[12 May 1789]
The committee had resumed consideration of the impost bill. The question was whether to strike out the six-cent duty on molasses. Ames suggested that an excise on country rum was preferable to a duty on molasses.
Mr. Madison Said his mind was incapable of discovering any plan that would answer the purpose the committee have in view, and not produce greater evils than the one under consideration. He thought an excise very objectionable, but as no actual proposition for entering into such a system was before the committee, he forbore to say any thing further about it. He admitted an excise would obviate in part some of the difficulties; but he did not think the answer given to his argument altogether satisfactory; yet there was another argument he urged on a former occasion [that] remained unanswered—it was, that, at this moment, the fisheries, distilleries, and all its connections, were laboring under heavier duties than what is proposed; true, the duty is collected in a different mode, but it affects the consumer in the same manner. The gentlemen have said, to be sure, that the duty is evaded, but if half is collected, it amounts to more than 6 cents per gallon.
It is said, that a tax on molasses will be unpopular, but not more so than a tax on salt: Can gentlemen state more serious apprehensions in the former than the latter case? Yet the committee did not forego a productive fund, because the article was a necessary of life, and in general consumption. If there is the disposition, that is represented, for people to complain of the oppression of government, have not the citizens of the southern states more just ground of complaint than others? The system can only be acceptable to them, because it is essentially necessary to be adopted for the public good.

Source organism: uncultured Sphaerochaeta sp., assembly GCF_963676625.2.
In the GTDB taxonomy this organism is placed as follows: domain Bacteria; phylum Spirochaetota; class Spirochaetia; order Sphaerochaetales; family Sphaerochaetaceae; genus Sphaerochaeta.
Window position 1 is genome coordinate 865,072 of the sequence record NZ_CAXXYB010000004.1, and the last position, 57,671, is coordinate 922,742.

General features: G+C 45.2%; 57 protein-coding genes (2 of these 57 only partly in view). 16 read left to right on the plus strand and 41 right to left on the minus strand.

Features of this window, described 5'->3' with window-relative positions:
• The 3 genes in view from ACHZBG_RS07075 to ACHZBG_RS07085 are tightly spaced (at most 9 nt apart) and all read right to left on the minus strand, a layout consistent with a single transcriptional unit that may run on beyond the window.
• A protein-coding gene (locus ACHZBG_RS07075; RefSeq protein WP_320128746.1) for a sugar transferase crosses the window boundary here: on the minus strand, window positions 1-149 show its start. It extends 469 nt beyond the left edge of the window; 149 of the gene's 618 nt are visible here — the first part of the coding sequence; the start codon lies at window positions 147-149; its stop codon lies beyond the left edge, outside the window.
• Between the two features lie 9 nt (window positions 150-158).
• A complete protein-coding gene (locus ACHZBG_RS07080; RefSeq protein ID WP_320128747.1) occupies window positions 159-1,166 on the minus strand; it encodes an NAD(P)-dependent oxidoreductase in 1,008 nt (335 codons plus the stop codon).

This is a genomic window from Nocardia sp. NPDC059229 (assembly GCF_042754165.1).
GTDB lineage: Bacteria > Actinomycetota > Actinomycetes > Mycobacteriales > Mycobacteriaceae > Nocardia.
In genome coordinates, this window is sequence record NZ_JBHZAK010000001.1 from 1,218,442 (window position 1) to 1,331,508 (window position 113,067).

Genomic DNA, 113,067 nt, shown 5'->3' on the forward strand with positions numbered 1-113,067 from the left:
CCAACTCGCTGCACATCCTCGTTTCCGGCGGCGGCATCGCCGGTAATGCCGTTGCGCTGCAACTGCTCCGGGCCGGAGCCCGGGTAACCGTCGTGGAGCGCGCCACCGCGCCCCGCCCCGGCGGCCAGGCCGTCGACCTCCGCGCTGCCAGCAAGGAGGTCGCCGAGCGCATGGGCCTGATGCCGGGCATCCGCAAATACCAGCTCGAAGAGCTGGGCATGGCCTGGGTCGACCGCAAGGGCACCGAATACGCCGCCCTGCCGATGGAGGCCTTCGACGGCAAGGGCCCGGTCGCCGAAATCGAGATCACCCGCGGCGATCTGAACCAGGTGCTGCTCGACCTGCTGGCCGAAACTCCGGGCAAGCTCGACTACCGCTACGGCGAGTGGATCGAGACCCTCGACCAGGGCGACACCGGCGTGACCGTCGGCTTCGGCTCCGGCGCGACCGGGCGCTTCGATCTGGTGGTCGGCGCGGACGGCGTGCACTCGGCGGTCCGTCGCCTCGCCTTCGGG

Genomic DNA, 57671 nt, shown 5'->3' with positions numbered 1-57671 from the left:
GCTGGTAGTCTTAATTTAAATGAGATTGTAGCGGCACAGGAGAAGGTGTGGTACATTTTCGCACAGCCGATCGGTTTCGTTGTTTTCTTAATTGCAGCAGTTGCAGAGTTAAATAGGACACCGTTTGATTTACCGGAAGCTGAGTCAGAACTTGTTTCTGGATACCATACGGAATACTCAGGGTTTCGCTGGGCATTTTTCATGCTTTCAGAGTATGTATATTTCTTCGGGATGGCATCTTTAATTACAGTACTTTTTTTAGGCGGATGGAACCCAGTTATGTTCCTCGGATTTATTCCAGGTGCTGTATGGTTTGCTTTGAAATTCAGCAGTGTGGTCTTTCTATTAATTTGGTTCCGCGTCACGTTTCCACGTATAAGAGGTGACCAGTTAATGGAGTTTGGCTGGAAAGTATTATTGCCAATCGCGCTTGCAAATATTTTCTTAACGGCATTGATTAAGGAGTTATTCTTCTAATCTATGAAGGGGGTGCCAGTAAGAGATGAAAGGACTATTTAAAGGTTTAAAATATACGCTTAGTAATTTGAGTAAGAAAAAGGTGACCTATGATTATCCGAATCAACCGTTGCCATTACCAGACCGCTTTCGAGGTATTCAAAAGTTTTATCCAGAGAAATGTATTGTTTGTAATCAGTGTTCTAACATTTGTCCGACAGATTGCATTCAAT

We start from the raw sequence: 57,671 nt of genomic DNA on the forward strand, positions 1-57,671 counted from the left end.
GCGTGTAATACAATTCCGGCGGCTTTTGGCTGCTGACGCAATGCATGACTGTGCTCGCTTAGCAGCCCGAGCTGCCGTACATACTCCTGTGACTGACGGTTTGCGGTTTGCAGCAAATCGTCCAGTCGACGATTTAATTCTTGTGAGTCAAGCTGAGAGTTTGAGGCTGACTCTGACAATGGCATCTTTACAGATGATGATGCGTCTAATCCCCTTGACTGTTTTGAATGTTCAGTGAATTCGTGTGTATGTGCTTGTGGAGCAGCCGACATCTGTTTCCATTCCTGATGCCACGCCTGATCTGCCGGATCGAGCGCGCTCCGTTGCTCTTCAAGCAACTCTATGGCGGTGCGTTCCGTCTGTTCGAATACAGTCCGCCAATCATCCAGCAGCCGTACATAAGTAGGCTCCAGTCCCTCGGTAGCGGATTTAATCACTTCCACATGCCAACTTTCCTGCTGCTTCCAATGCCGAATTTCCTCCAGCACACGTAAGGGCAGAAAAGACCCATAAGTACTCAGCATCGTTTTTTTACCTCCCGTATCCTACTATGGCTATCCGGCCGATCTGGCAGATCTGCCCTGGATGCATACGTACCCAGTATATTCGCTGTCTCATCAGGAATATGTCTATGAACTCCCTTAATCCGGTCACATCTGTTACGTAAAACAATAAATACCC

Gentlemen argue, that a tax on molasses is unpopular, and prove it by experience under the British government; if this is to be adduced as a proof of the popularity of a measure, what are we to say with respect to a tax on tea? Gentlemen remembered, no doubt, how odious this kind of tax was thought to be throughout America, yet the house had, without hesitation, laid a considerable duty upon it. He did not imagine that a duty on either of those articles were in themselves objectionable; it was the principle upon which the tax was laid, that made them unpopular under the British government.
It is said that this tax is unjust; now he had not a single idea of justice, that did not contradict the position. If it was considered as it relates to rum, he was certain the consumers of foreign rum paid a larger proportion of revenue into the treasury than the consumers of country rum; they paid more than equal distributive [justice] required—if it was considered as it respected molasses, there would appear no injustice; molasses was consumed in other states, but if it was not, sugar was used in its stead, and subject to a duty full as high as that on molasses. But dismissing both these considerations, and even admitting the whole weight to fall upon the northern states, it would not be disproportioned, because in the long list of enumerated articles subject to a high duty, she imported few or none; indeed the articles were pretty generally taxed for the benefit of the manufacturing part of the northern community—see loaf sugar, candles, cheese, soap, &c. He hoped gentlemen would not infer from this observation, that he thought the encouragement held out by the bill to manufactures improper, far from it; he was glad to see their growing consequence, and was disposed to give them every aid in his power. From this view of the subject, he was inclined to adhere to the bill, and not make any reduction.
Cong. Register description begins Thomas Lloyd, comp., The Congressional Register; or, History of the Proceedings and Debates of the First House of Representatives … (2 vols.; New York, 1789; Evans 22203–4). description ends , I, 299–300. By a close vote the molasses duty was lowered from six cents to five cents.